7. Import photos into your preferred editing software. Not much post-processing required. I tend to darken the blacks and add a little boost to the brightness - in effect increasing the contrast a bit. You will almost certainly have to crop quite tightly to get the required detail to fill the frame. These shots are about 10-25%% or so of the full frame but your lens will dictate how big the image you can get.

View attachment 889926
Original out-of-camera image.

View attachment 889925
The Blue Planet
Thank you kindly for putting this together. Definitely a rainy day project I’ll give a try one day when the house renovations are finally done and I can unbox my camera again.
 
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Clix Pix

macrumors demi-goddess
Cool! I actually already have glycerin, as I only recently have been experimenting with it in some of my shots.....haven't yet quite got the hang of getting it to do precisely what I want, though! LOL! Certainly I have soap and straws and even a black dish.....

However, until I get around to buying a new flash/strobe setup for my new gear, I guess I'm out, as I have put that a few notches down on the priorities list as I take my time putting together my new system. The little continuous-light LED panels I sometimes employ in my tabletop macro shots probably wouldn't work with this kind of project, and I suspect the on-board flash in my RX10 IV or RX100 VII probably wouldn't exactly be right for the job, either.

Looking forward to seeing what the rest of you guys do in your own experiments!
 

anotherscotsman

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Cool! I actually already have glycerin, as I only recently have been experimenting with it in some of my shots.....haven't yet quite got the hang of getting it to do precisely what I want, though! LOL! Certainly I have soap and straws and even a black dish.....

However, until I get around to buying a new flash/strobe setup for my new gear, I guess I'm out, as I have put that a few notches down on the priorities list as I take my time putting together my new system. The little continuous-light LED panels I sometimes employ in my tabletop macro shots probably wouldn't work with this kind of project, and I suspect the on-board flash in my RX10 IV or RX100 VII probably wouldn't exactly be right for the job, either.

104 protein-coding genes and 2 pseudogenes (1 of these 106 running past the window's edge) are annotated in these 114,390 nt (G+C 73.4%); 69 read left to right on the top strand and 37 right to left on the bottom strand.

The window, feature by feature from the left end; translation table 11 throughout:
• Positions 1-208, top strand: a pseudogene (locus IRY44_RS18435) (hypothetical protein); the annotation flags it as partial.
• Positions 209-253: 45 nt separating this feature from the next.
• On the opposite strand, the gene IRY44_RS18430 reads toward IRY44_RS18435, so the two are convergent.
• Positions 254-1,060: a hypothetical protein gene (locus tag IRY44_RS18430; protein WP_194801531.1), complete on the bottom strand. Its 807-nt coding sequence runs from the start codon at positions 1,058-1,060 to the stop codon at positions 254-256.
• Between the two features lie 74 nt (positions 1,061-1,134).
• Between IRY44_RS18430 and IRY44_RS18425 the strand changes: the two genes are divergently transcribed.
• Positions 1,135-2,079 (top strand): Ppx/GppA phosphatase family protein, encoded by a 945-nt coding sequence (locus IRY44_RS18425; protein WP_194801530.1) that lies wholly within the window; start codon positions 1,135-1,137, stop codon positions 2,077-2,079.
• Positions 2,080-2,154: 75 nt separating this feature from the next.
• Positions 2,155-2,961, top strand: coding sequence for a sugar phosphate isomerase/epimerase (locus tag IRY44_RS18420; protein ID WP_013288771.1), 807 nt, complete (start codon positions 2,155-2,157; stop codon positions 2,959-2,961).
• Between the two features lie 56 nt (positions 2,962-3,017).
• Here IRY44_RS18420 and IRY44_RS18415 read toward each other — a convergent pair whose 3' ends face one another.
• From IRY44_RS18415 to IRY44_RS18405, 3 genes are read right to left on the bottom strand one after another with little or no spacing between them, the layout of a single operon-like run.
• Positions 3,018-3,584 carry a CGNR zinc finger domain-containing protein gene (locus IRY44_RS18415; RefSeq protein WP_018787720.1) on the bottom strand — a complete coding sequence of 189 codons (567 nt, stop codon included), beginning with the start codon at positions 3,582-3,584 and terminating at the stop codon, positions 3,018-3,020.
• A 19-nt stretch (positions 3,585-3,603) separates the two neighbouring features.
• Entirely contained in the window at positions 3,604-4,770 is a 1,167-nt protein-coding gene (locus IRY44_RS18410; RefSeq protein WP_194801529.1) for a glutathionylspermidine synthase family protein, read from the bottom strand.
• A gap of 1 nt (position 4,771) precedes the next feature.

Looking forward to seeing what the rest of you guys do in your own experiments!
I’d say your LEDs are worth a try - just go to higher ISO if not enough light for a rapid shutter speed. After all, you are not trying to light the room, only the bubble. Costs nothing but a half-hour of time (says the Scotsman...)
 
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Clix Pix

macrumors demi-goddess
I’d say your LEDs are worth a try - just go to higher ISO if not enough light for a rapid shutter speed. After all, you are not trying to light the room, only the bubble. Costs nothing but a half-hour of time (says the Scotsman...)
Thanks! Definitely it's worth trying, right?! In thinking about this I realize that probably I'd first experiment with either the RX10 or the RX100, see what happens, and get a feel for how things work....

Some years ago I did this thing where I put oil and water into a pyrex baking dish and positioned that over a colorful subject and fired away..... I'm still using one of the images from that time as my desktop wallpaper on my computers. It really is fun to play around with what can be done with a camera and some simple ingredients that most of us usually already have around the house.
 
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kenoh

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Jul 18, 2008
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First attempt. Used a 160 bulb LED constant light with a hair band holding a piece of grease proof paper over the light. You could see a really annoying definite black line in the catchlights! :mad:

Tried it with the 105macro, the 50mm and an RX100. All fitted with a Raynox 250 close up lens. :oops:

It was easiest with the 50mm and raynox though I will try again with some other options.

I think I failed to really understand the need for bigger diffused light as per the tutorial here.

I think I need to try again with a softbox diffused flash and a long lens from a distance. Not embarrassed by the first attempt but it needs work.

Oh and (duh moment)... darkened room is best without a bay window and the light on! Lol...

Oh and light from above! so the immediately illuminated surface is the top.... 😖



A1431CEC-50BF-4D82-9CAE-7CC2E5485DF3.jpeg



DA15E0BF-2F67-4C5F-AF2C-CED16BF687C4.jpeg
 
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Apple fanboy

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Feb 21, 2012
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First attempt. Used a 160 bulb LED constant light with a hair band holding a piece of grease proof paper over the light. You could see a really annoying definite black line in the catchlights! :mad:

Tried it with the 105macro, the 50mm and an RX100. All fitted with a Raynox 250 close up lens. :oops:

It was easiest with the 50mm and raynox though I will try again with some other options.

I think I failed to really understand the need for bigger diffused light as per the tutorial here.

I think I need to try again with a softbox diffused flash and a long lens from a distance. Not embarrassed by the first attempt but it needs work.

Oh and (duh moment)... darkened room is best without a bay window and the light on! Lol...

Oh and light from above! so the immediately illuminated surface is the top.... 😖



View attachment 890493


View attachment 890492
Buy a soft box you cheapskate! I’ll sort you out with a good price at TPS!
 

anotherscotsman

macrumors 68020
Original poster
Aug 2, 2014
2,105
13,858
UK